Although we’re already a few weeks into the new year, there’s plenty of time to follow up on your resolution to make a budget and stick to it.
- Figure your expenses. It’s easy to identify the big items like the monthly rent or mortgage, student loan payments, car insurance, etc. But do you really have any idea of how much of your paycheck is going to meals out with friends, clothing, gifts, etc.?
Track your spending for a month or so. Use a spreadsheet, or some of the free or low-cost budgeting apps available for iOS and Android. You’re likely to discover that small daily purchases you make really add up over the course of a month.
- Compare your outflow to your income. Look at your paycheck in comparison to your spending. Is your credit card debt growing each month? Are you consistently behind on your payments because you’re living from paycheck to paycheck? These are all signs that you need to get on a spending diet.
- Define your financial goals. Are you saving for a down payment on a house? An emergency fund? A family vacation? For college or retirement? (It’s never too early to start.)
When you’re clear about why you’re saving, it can be easier to make the financial changes that you’ll need to meet your goals.
- Draw up a new spending plan. Calculate your fixed monthly expenses—rent, utilities, phone, food, child care costs, insurance, credit card payments, etc. Include savings or investment money in that calculation; if you wait to save out of the “extra” money you have each month, your savings will never grow, because it’s too easy to spend. Consider having your company take money out of each paycheck to invest in a 401(k) plan, or have your bank automatically transfer money into a savings or investment account each month.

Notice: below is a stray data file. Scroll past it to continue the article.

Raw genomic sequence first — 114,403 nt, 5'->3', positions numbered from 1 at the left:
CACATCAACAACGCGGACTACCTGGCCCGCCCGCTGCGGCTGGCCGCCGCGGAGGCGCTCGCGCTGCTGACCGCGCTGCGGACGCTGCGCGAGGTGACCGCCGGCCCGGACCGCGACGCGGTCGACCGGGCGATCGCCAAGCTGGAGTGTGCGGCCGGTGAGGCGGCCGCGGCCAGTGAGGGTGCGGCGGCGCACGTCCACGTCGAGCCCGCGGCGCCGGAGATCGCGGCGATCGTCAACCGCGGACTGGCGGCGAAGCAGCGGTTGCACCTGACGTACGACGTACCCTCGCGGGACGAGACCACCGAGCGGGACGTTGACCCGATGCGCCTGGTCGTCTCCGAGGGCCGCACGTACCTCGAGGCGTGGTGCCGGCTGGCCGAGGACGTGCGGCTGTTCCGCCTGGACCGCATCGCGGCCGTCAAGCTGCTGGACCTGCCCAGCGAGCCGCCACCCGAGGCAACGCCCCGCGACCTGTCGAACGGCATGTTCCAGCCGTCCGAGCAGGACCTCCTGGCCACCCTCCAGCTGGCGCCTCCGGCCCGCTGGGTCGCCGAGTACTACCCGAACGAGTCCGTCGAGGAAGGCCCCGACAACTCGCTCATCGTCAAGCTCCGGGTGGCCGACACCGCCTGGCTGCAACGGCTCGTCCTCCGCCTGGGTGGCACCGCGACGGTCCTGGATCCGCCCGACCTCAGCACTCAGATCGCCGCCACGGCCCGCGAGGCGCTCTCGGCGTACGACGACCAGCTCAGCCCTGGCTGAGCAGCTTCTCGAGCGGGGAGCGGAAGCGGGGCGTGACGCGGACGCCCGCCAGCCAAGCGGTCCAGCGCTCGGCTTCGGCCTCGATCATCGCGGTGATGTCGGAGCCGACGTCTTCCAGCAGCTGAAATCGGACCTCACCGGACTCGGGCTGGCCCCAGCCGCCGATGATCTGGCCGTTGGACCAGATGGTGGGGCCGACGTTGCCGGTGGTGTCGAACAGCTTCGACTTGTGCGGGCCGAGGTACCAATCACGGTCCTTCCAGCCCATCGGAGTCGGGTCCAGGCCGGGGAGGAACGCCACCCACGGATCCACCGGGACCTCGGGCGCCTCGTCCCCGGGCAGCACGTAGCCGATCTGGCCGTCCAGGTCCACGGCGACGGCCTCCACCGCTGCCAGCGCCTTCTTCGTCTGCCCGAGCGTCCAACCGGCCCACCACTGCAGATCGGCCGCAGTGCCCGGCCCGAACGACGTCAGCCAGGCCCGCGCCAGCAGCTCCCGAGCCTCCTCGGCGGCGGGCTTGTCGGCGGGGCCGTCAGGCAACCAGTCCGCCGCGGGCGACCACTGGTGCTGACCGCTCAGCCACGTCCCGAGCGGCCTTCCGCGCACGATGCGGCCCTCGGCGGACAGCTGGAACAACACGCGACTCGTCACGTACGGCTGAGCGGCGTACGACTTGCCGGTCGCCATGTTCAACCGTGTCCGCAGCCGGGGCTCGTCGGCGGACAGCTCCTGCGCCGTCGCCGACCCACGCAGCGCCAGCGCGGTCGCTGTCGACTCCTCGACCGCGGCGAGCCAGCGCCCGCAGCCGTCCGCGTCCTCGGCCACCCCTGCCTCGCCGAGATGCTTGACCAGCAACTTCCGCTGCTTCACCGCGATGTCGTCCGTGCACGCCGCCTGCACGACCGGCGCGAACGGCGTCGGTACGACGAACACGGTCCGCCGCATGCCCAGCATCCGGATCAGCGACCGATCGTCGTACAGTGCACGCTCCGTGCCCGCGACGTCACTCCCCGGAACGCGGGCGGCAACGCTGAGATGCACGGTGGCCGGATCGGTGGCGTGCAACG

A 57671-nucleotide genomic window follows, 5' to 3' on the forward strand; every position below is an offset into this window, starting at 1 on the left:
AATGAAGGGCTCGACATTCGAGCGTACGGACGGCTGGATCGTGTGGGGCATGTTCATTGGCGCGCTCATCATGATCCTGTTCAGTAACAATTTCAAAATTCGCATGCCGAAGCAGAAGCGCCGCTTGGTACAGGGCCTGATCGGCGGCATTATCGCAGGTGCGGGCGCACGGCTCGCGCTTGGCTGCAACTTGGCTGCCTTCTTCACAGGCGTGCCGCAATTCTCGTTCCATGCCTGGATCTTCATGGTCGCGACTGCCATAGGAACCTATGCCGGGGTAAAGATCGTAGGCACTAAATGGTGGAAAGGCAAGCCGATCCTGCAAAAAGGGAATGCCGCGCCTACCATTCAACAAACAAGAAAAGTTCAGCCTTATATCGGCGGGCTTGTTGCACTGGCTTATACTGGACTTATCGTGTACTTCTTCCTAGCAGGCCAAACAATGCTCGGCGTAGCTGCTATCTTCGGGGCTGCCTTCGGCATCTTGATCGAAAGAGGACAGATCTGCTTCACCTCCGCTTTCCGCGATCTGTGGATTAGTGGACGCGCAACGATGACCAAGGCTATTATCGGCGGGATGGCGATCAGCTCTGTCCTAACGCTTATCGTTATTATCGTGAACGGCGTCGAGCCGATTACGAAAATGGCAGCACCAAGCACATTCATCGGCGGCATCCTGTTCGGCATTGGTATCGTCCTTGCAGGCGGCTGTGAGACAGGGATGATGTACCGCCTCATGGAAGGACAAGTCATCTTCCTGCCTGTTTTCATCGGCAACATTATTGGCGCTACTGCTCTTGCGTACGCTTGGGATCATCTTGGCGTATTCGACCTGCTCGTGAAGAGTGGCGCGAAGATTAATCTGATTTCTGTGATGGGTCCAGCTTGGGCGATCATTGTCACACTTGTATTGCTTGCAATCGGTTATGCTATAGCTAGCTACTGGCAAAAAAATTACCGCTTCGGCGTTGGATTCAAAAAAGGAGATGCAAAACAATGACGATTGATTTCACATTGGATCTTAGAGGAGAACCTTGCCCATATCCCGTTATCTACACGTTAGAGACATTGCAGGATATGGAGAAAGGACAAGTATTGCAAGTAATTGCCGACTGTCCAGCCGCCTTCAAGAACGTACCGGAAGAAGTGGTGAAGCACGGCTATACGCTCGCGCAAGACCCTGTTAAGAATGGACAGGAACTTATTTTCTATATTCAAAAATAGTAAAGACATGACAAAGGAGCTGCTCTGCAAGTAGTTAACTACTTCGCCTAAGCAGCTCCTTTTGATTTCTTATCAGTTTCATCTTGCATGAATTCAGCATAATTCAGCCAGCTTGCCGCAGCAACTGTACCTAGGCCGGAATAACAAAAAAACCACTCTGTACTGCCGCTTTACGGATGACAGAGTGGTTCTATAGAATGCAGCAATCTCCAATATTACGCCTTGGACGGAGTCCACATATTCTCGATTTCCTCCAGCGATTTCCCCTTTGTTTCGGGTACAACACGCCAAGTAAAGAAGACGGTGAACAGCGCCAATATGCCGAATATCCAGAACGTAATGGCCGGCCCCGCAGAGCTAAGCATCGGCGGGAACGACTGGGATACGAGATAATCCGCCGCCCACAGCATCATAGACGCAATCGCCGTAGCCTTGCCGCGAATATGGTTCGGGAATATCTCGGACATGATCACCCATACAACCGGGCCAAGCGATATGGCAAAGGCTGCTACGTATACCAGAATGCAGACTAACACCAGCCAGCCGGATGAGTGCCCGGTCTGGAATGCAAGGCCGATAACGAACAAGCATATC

What’s left after you pay all these fixed bills is your discretionary money. This is where you’ll have to make some tough choices and only you can determine your priorities. If you can’t live without new clothes, you may have to spend less on entertainment. If a gym membership is an essential, you might have to cut back on your vacation plans.
Once you have determined your priorities, decide what you will allow for each discretionary category.
- Be flexible. Your budget is likely to change through the year—you may find that you’re willing to spend less on groceries (like junk food) so you can eat out more. You also may have forgotten to include some expenses.
Adjust your budget accordingly, but keep your expenses in line with your income.
- Be creative and be positive. Find new ways to do the things you enjoy for less money. Have friends over for an inexpensive meal and video rather than going out for dinner and a movie. Exchange babysitting time with friends. Go to resale shops instead of department stores.
Don’t think about being on a budget as being deprived—consider it a way to achieve your goals. It will be easier to stick to it that way.